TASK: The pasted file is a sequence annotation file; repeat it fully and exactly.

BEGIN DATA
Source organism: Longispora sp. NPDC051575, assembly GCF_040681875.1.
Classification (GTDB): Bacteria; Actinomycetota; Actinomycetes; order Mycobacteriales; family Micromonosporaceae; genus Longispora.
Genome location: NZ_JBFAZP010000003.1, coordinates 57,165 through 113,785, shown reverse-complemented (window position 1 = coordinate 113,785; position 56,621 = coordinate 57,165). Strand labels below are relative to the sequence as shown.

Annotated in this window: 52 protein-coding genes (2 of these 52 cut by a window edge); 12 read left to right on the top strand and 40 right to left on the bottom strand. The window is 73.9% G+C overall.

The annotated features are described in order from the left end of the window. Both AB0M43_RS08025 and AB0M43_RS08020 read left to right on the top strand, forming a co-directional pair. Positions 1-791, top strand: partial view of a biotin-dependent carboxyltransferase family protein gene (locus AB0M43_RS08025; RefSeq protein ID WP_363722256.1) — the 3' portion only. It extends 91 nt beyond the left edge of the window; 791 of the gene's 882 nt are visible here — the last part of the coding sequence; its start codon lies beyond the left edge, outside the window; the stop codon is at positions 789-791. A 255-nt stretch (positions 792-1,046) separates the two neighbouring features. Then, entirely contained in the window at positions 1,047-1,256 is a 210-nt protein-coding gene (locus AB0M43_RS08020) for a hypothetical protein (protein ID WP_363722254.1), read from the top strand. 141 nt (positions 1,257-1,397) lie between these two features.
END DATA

Source organism: Longispora sp. NPDC051575, assembly GCF_040681875.1.
Classification (GTDB): Bacteria; Actinomycetota; Actinomycetes; order Mycobacteriales; family Micromonosporaceae; genus Longispora.
Genome location: NZ_JBFAZP010000003.1, coordinates 57,165 through 113,785, shown reverse-complemented (window position 1 = coordinate 113,785; position 56,621 = coordinate 57,165). Strand labels below are relative to the sequence as shown.

Annotated in this window: 52 protein-coding genes (2 of these 52 cut by a window edge); 12 read left to right on the top strand and 40 right to left on the bottom strand. The window is 73.9% G+C overall.

The annotated features are described in order from the left end of the window. Both AB0M43_RS08025 and AB0M43_RS08020 read left to right on the top strand, forming a co-directional pair. Positions 1-791, top strand: partial view of a biotin-dependent carboxyltransferase family protein gene (locus AB0M43_RS08025; RefSeq protein ID WP_363722256.1) — the 3' portion only. It extends 91 nt beyond the left edge of the window; 791 of the gene's 882 nt are visible here — the last part of the coding sequence; its start codon lies beyond the left edge, outside the window; the stop codon is at positions 789-791. A 255-nt stretch (positions 792-1,046) separates the two neighbouring features. Then, entirely contained in the window at positions 1,047-1,256 is a 210-nt protein-coding gene (locus AB0M43_RS08020) for a hypothetical protein (protein ID WP_363722254.1), read from the top strand. 141 nt (positions 1,257-1,397) lie between these two features.